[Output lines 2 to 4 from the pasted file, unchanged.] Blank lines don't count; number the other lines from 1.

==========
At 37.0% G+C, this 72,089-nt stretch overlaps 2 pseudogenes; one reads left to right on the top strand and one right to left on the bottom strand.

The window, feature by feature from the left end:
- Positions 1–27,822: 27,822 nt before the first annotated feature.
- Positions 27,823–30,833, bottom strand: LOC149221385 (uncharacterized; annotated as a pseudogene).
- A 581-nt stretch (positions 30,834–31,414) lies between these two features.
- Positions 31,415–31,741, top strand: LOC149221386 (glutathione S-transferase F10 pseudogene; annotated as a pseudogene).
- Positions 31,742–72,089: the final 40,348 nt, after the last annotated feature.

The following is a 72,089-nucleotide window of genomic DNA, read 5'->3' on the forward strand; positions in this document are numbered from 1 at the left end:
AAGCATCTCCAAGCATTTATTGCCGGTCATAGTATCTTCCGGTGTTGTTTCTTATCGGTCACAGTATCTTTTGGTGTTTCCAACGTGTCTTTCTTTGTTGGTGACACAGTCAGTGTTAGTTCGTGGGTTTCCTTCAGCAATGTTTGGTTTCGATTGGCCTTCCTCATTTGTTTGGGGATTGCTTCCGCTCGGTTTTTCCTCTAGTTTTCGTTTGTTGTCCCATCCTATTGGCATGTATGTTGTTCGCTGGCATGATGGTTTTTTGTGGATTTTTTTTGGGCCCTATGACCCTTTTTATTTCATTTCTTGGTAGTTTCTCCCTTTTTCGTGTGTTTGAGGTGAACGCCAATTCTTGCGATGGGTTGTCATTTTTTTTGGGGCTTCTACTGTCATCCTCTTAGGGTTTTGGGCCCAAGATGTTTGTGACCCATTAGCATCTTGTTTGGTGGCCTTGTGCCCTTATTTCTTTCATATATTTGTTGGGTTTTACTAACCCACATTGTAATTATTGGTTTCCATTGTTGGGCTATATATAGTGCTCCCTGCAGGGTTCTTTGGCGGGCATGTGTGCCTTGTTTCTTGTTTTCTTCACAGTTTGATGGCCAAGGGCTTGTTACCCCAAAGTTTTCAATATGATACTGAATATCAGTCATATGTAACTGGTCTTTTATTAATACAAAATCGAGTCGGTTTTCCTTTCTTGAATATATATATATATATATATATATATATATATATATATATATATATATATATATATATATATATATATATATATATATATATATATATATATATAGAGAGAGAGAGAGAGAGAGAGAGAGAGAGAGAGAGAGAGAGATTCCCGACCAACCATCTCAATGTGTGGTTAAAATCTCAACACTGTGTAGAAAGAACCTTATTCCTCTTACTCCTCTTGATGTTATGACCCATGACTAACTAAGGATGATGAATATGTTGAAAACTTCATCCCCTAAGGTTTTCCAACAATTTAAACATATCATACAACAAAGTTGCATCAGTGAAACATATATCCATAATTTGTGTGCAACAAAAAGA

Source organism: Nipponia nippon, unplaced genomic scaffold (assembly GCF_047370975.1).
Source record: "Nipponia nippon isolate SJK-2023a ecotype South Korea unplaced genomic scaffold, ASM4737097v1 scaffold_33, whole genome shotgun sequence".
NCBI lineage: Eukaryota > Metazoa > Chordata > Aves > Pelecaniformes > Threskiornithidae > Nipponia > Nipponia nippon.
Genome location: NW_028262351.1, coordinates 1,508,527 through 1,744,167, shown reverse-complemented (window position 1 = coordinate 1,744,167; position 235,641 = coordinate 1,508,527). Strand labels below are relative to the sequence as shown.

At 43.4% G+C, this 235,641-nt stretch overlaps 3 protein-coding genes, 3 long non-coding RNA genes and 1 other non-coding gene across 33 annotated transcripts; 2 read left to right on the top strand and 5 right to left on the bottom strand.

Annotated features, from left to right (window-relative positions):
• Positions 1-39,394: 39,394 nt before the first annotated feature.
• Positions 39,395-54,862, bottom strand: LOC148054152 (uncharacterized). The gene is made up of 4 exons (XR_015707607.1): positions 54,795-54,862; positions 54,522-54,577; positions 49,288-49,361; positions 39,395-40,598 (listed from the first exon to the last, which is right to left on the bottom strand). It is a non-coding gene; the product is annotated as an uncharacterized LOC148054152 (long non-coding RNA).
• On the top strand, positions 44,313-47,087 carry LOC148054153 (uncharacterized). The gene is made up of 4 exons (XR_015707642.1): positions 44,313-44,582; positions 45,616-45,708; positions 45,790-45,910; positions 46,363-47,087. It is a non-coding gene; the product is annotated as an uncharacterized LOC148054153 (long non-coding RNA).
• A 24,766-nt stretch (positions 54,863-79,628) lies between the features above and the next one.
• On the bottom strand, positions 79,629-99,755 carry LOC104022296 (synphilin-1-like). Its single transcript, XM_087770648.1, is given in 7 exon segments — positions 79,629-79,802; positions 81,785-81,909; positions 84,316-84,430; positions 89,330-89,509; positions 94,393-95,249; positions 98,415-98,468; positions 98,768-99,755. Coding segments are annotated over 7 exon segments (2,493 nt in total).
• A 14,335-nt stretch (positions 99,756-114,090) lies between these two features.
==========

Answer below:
The window, feature by feature from the left end:
- Positions 1–27,822: 27,822 nt before the first annotated feature.
- Positions 27,823–30,833, bottom strand: LOC149221385 (uncharacterized; annotated as a pseudogene).